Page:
Syringomyelia (SM):
Syringomyelia (sear-IN-go-my-EEL-ya); also known as SM, is a Syrinx (also known as a tubular filled cyst) that forms inside of the spinal cord. Unfortunately there are many who are living with this rare, progressive, incurable, disabling neurological condition without knowing it due to the lack of knowledge and lack of testing. By raising public awareness and insisting that professionals/doctors get educated - we are trying to help others. There is much work to be done in order to increase awareness in the medical community as well as with the public, to get the help and reduce the suffering of those with SM, their family and friends.

What is Syringomyelia?
Syringomyelia: is a disorder in which a cyst forms within the spinal cord. This cyst, called a syrinx, can expand and elongate over time, destroying the center of the spinal cord. Syringomyelia can be caused by birth defects or malformations, certain illness’s or through trauma to the spine such as a car accident or even a sports injury. To date, there is no known cure for Syringomyelia, and the only treatment patients receive are for the symptoms that it causes. Syringomyelia is also known to cause other conditions and medical problems for those with it.

Syringomyelia is considered rare.

Each patient experiences a different combination of symptoms. These symptoms vary depending on the extent and, often more critically, to the location of the Syrinx within the spinal cord. Symptoms usually begin in young adulthood. Signs of the disorder tend to develop slowly, although sudden onset may occur with coughing, straining or due to trauma. Syringomyelia causes a wide variety of neuropathic symptoms due to the damage of the spinal cord. Visit our "personal story" page and see personal accounts of some people living with SM. 



Syringomyelia patients may experience:

  • Severe chronic pain.
  •  
    Weakness.
  • Stiffness in the back, shoulders, and extremities.
  • Loss of ability to feel extremes of hot or cold, especially in the hands.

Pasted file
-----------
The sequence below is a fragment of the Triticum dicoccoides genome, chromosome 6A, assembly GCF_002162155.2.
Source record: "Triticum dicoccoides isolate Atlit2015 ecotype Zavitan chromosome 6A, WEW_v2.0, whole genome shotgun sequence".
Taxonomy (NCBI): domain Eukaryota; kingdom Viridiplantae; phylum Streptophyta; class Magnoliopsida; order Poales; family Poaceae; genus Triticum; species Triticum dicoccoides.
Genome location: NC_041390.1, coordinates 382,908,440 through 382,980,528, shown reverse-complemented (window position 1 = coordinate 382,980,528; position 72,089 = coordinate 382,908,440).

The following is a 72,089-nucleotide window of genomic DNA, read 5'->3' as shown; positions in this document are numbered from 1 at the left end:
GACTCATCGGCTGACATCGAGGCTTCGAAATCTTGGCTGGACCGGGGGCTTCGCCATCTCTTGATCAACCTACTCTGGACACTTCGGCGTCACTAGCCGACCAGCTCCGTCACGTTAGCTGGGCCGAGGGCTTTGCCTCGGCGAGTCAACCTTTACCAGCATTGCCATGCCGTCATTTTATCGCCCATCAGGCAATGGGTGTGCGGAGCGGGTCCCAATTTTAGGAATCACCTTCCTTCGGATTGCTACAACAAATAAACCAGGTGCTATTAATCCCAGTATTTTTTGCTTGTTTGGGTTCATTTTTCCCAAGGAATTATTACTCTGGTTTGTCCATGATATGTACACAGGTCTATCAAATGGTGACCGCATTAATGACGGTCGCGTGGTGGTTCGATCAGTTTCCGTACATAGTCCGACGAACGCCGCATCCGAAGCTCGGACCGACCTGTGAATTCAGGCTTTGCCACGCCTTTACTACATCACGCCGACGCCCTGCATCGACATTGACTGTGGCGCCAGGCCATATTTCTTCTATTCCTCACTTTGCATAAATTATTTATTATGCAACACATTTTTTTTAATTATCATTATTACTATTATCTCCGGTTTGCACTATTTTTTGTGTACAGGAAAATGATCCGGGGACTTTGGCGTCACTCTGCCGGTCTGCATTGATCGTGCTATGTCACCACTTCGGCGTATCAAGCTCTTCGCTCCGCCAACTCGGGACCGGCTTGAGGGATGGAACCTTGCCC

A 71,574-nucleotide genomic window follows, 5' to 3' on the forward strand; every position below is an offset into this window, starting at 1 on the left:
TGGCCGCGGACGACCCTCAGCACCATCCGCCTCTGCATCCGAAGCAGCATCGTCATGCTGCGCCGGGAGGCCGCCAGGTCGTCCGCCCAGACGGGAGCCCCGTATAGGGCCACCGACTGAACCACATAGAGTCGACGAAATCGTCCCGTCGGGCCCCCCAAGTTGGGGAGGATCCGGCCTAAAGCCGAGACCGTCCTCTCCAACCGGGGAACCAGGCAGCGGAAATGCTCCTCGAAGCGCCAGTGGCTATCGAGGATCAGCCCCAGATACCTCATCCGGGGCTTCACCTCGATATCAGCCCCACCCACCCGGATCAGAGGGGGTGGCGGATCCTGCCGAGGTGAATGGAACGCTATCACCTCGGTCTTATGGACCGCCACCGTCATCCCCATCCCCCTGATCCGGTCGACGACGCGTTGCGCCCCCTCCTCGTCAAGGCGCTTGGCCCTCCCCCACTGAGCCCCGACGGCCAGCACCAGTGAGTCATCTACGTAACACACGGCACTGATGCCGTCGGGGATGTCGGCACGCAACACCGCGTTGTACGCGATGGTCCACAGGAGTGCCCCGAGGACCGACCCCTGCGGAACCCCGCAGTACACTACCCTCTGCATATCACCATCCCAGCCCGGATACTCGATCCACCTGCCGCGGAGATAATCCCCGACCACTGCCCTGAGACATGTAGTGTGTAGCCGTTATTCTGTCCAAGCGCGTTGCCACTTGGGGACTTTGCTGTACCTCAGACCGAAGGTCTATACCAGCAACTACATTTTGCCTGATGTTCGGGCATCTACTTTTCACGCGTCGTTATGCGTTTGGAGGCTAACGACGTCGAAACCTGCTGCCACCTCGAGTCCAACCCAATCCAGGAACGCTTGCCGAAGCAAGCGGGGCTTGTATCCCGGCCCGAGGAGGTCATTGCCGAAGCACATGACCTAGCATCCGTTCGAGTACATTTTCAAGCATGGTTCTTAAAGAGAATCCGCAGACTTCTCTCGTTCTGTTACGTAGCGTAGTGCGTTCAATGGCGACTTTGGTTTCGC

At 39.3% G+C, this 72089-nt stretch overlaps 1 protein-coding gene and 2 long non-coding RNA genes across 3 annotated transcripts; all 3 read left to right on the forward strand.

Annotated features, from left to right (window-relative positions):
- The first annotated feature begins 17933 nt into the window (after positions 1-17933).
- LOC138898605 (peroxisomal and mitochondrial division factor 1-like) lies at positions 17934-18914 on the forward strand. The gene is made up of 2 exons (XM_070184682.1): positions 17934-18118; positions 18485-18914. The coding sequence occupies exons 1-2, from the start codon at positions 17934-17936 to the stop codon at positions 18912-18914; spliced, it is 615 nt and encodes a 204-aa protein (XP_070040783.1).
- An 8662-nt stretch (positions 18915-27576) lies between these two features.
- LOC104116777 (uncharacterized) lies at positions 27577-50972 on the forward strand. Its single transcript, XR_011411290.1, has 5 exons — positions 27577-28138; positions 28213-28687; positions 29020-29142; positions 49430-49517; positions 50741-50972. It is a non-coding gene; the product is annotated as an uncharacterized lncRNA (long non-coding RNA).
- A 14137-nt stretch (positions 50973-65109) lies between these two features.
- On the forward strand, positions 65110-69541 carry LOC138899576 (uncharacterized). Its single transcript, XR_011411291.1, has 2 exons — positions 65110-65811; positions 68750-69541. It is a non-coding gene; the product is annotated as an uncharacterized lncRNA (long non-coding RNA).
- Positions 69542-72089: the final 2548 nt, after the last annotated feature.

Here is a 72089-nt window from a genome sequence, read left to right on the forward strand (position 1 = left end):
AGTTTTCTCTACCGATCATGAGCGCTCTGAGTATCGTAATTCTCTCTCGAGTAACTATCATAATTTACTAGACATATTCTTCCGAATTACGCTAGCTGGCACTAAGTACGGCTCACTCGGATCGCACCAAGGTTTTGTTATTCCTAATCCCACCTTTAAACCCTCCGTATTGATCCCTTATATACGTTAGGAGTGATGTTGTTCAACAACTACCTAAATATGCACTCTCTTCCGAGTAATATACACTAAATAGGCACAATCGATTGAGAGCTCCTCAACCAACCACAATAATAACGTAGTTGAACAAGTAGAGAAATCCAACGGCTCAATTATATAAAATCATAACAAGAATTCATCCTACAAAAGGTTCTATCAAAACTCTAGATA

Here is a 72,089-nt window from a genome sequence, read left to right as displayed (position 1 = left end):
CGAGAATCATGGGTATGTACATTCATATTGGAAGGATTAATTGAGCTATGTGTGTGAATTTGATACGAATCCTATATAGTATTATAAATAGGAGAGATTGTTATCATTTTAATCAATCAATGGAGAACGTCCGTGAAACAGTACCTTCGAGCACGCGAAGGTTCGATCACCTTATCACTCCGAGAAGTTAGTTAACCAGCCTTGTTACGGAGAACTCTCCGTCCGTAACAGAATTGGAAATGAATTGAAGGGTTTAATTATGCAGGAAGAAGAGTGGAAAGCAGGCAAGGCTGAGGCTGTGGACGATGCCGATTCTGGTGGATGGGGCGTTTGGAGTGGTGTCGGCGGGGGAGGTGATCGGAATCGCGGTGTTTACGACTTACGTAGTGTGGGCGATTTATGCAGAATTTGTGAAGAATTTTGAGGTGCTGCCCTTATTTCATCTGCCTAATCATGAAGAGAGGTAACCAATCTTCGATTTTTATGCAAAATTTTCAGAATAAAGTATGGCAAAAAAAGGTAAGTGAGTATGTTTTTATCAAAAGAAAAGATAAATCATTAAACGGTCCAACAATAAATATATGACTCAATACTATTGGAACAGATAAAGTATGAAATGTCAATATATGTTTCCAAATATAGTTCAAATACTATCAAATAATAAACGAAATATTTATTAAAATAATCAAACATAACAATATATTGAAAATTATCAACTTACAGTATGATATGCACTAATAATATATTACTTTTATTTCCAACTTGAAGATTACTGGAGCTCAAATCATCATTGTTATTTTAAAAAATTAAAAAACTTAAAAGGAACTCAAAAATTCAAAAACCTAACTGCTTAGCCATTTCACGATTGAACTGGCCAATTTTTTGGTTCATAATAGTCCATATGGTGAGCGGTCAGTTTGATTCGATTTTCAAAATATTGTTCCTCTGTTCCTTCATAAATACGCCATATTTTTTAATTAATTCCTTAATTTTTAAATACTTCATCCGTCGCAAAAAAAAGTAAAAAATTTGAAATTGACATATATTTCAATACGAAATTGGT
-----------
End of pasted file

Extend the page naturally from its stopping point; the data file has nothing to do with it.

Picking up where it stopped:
• Cape-like loss of pain and temperature sensation along the back and arms.
  • Some patients may experience paralysis or paresis temporarily or permanently. 
  • Abnormal body temperature or sweating.
  • Bowel control issues. 
  • other problems. 

Two forms of Syringomyelia Acquired or Congenital:

Generally, there are two forms of Syringomyelia (SM): acquired and congenital. One form of the disorder involves a part of the brain called the brainstem. When Syrinxes affect the brainstem, the condition is called Syringobulbia (SB).

Acquired (non-communicating Syringomyelia), this form of Syringomyelia occurs as a complication of trauma, meningitis, hemorrhage, a tumor, or arachnoiditis. The Syrinx or cyst develops in a segment of the spinal cord damaged by one of these conditions. The Syrinx then starts to expand. Symptoms may appear months or even years after the initial injury, starting with pain, weakness, and sensory impairment originating at the site of trauma.

Primary symptom of post-traumatic Syringomyelia (often referred to using the abbreviation of PTS) is pain. Symptoms such as pain, numbness, weakness, and disruption in temperature sensation may be limited to one side of the body. Syringomyelia can also adversely affect sweating, sexual function, and, later, bladder and bowel control. A typical cause of PTS would be a CAR ACCIDENT, sports injury, slip and fall or similar trauma involving a WHIP-LASH-INJURY.



Congenital (communicating Syringomyelia), relates to an abnormality of the brain called Arnold Chiari Malformation. This is the most common cause of Syringomyelia, where the anatomic abnormality causes the lower part of the cerebellum to protrude from its normal location in the back of the head into the cervical or neck portion of the spinal canal. A Syrinx may then develop in the cervical region of the spinal cord. Because of the relationship that was once thought to exist between the brain and spinal cord in this type of Syringomyelia. Symptoms usually begin between the ages of 25 or 40 and may worsen with straining or any activity that causes cerebrospinal fluid pressure to fluctuate suddenly. Some patients may have long periods of stability. Some patients with this form of the disorder also have hydrocephalus, in which the cerebrospinal fluid accumulates in the skull, or a condition called arachnoiditis which a covering of the spinal cord- the arachnoid membrane is inflamed.
Both SM and CM are considered rare and are frequently under diagnosed because doctors are not fully educated to look for them and fail to do the tests that can easily diagnose them. SM has no cure but symptoms can be treated and progression can be slowed until we find a cure. CM can be treated with surgery, but the amount of permanent damage can be lessened by early detection.